I enjoy using plants from the garden when making my family’s favorite recipes. Whether it’s the distinctive flavor of homegrown tomatoes or I’m coping with a bumper crop of zucchini, making recipes from garden vegetables always taste better than store-bought produce.
Honestly, I’m a fan of zucchini. No, I don’t have hoodies and hats imprinted with pictures of green squash or even shorts with the “Z” word spelled across my derriere. But I do have plenty of zucchini recipes. That’s because zucchini is a feast or famine crop in my garden. Either I barely have enough for the occasional side dish or my kitchen is a sea of this green squash come harvest time.
What to Do with Zucchini Harvest Overload
As gardeners, we’ve all experienced bumper crops of produce. With most vegetables, this brings joy to our faces. We happily freeze, can, or dehydrate our excess veggies for future use. We donate our extras to food banks or give them away to friends and family. But the rules are different when it comes to zucchini.
By late summer, even zucchini lovers have had their fill of this simple green squash. Offering free zucchini is met with stern rejection. Ask too often and suddenly I find friends and family avoiding me. As the growing season continues, I find myself faced with the grueling decision of what to do with too much zucchini.
Of course, by now, I’ve exhausted my usual stack of favorite zucchini recipes, canned as many zucchini pickles as needed, and have frozen or dehydrated enough zucchini chunks for the winter. Yet, this prolific squash just keeps coming. Day after day, the yellow blossoms of yesterday continue to push out the green veggie rods of today. Pick them now or deal with monster squash tomorrow!
Thus, I have found the copious amounts of zucchini harvest have inspired my kitchen creativity. This versatile veggie happily sizzles in a sauté pan, its shreds add moisture to homemade zucchini bread, and its mild flavor never overpowers other foods. It seems no matter what I do with the squash, the results are not only edible, but delicious.
Zucchini Recipes from the Garden
So, if you’re wondering what to do with zucchini that’s overloaded your kitchen countertop, the answer is simple: Anything. Serve it raw in salads, grill it, roast it, stuff it, or add it to soups and stews. Search the web for interesting zucchini recipes, make up your own, or try your hand at baking homemade zucchini bread. But if you want a true summertime treat, do what I do. Bake a zucchini cake with cream cheese frosting. I simply add a little sugar to my homemade zucchini bread recipe and pour the batter into round cake pans. After it cools, I slather on homemade cream cheese dressing.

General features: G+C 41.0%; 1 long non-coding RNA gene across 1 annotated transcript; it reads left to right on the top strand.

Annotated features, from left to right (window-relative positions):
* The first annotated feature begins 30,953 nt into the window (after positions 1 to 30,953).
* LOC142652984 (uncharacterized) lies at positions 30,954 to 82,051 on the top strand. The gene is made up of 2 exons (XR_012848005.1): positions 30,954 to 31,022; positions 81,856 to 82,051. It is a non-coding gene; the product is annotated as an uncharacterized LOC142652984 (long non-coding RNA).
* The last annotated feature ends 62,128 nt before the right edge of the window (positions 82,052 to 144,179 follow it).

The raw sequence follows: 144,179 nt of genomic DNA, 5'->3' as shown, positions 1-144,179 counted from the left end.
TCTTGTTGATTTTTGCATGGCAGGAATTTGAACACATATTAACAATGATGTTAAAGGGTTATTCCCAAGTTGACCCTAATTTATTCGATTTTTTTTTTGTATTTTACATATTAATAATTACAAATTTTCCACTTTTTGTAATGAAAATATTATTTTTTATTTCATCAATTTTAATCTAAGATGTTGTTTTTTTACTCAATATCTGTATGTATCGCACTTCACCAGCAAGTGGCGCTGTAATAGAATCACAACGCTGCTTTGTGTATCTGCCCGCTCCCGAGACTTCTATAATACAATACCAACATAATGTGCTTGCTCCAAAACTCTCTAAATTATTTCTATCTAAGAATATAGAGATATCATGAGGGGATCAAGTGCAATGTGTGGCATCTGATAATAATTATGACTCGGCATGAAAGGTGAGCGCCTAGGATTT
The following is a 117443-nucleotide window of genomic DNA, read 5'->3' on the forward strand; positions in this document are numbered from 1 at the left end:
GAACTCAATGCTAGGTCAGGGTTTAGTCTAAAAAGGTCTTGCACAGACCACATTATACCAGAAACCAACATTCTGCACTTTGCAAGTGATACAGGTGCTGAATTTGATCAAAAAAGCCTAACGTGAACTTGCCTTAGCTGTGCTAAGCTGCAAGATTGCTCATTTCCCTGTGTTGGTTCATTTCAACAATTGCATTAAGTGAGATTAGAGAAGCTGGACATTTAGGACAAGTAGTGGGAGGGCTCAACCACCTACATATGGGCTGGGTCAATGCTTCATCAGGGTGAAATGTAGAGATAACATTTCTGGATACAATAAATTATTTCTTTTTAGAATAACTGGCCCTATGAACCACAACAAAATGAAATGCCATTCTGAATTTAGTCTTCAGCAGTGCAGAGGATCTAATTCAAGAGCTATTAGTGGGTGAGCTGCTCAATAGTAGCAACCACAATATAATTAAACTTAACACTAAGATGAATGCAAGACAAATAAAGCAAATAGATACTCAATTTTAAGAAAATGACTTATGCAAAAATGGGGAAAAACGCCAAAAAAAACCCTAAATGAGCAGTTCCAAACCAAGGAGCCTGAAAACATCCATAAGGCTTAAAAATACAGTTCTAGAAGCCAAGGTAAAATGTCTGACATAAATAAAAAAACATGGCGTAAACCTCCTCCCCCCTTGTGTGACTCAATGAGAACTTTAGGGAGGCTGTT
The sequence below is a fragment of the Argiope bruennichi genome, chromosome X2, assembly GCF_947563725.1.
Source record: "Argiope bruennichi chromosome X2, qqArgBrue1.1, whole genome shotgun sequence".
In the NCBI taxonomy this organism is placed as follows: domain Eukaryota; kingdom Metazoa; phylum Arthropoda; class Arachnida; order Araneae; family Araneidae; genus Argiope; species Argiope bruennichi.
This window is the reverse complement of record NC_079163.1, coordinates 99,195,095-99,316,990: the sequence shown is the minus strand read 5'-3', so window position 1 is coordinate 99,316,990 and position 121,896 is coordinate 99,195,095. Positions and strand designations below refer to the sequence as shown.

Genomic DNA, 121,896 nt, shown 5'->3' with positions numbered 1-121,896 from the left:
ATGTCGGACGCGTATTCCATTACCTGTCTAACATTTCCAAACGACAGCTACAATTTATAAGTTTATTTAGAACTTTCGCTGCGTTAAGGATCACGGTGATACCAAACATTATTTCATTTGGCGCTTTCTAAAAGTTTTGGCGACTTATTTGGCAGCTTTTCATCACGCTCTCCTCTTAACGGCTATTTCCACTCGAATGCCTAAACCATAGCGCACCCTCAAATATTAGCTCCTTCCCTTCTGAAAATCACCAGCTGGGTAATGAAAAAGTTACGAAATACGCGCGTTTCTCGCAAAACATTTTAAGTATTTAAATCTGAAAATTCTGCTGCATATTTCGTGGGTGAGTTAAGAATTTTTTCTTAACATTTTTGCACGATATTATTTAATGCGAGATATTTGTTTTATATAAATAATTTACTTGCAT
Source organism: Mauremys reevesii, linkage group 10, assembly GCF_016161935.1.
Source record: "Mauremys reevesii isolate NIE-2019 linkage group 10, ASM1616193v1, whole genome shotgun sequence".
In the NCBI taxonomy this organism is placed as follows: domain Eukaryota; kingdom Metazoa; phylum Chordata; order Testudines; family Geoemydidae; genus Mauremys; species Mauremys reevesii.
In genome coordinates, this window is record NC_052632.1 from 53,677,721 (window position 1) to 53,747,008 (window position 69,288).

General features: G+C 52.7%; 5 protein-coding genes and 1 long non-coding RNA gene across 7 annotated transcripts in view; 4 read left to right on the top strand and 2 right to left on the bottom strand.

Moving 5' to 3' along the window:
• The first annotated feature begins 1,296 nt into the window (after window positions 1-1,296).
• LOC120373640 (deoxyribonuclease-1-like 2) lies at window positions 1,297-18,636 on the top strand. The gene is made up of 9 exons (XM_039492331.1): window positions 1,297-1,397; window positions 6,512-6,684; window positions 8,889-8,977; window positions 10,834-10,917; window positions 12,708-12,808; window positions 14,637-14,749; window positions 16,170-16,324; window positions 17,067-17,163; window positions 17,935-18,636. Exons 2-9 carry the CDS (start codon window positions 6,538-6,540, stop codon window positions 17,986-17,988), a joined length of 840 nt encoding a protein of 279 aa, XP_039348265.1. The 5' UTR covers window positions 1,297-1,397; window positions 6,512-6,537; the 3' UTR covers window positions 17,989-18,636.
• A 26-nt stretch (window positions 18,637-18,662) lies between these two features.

One more great one to try – this garden recipe for Zucchini Italiano was handed down to me from my mother. I loved it as a child and each summer I look forward to making it from my own homegrown veggies. It makes a wonderful side dish which can be served with everything from hamburgers to steak. I hope your family enjoys it as much as mine.
- 3 medium-sized zucchinis
- 1 large green bell pepper
- 1 medium garden onion
- 1 cup sliced carrots
- 2-3 plum tomatoes
- 1 cup bread crumbs
- Â½ cup grated parmesan cheese
- 3 tablespoons olive oil
- Salt and pepper to taste
This recipe works best when using young zucchini with immature seeds and tender skin. Harvest the zucchini when they are between 8 to 10 inches (20 to 25 cm.) long. My favorite variety is cocozelle. They grow straight and don’t seem to bolt into over-sized fruit quite as quickly as other types.
After harvesting, wash all garden produce thoroughly before preparing this recipe. I prefer to rough cut the veggies, as it gives this recipe a heartier texture. Quarter the zucchini lengthwise and cut the strips into Â½ inch (13 mm.) slices. Chop the green pepper into 1-inch (2.5 cm.) square pieces. Cut the onion and tomatoes into quarters and slice each quarter in half. Peel and slice the carrots into Â¼ inch (6 mm.) pieces.
- Coat the bottom of a 12-inch (30 cm.) non-stick skillet with the olive oil. On medium heat, sauté the bell pepper, onion and carrots until they begin to get tender.
- Add the zucchini to the skillet and continue cooking on medium heat.
- While the vegetables are cooking, mix the bread crumb and parmesan cheese together in a medium-sized bowl.
- Once the bell pepper, onion, carrots and zucchini are tender, add the plum tomatoes. Cover the skillet and continue cooking on medium heat until the tomatoes are soft. A small amount of liquid should be present in the bottom of the skillet.
- Turn off the heat and stir the bread crumbs and parmesan mixture into the vegetables in the skillet. Thoroughly coat the vegetables. Salt and pepper to taste.
Serve this dish hot. This recipe makes approximately 6 cups when cooked.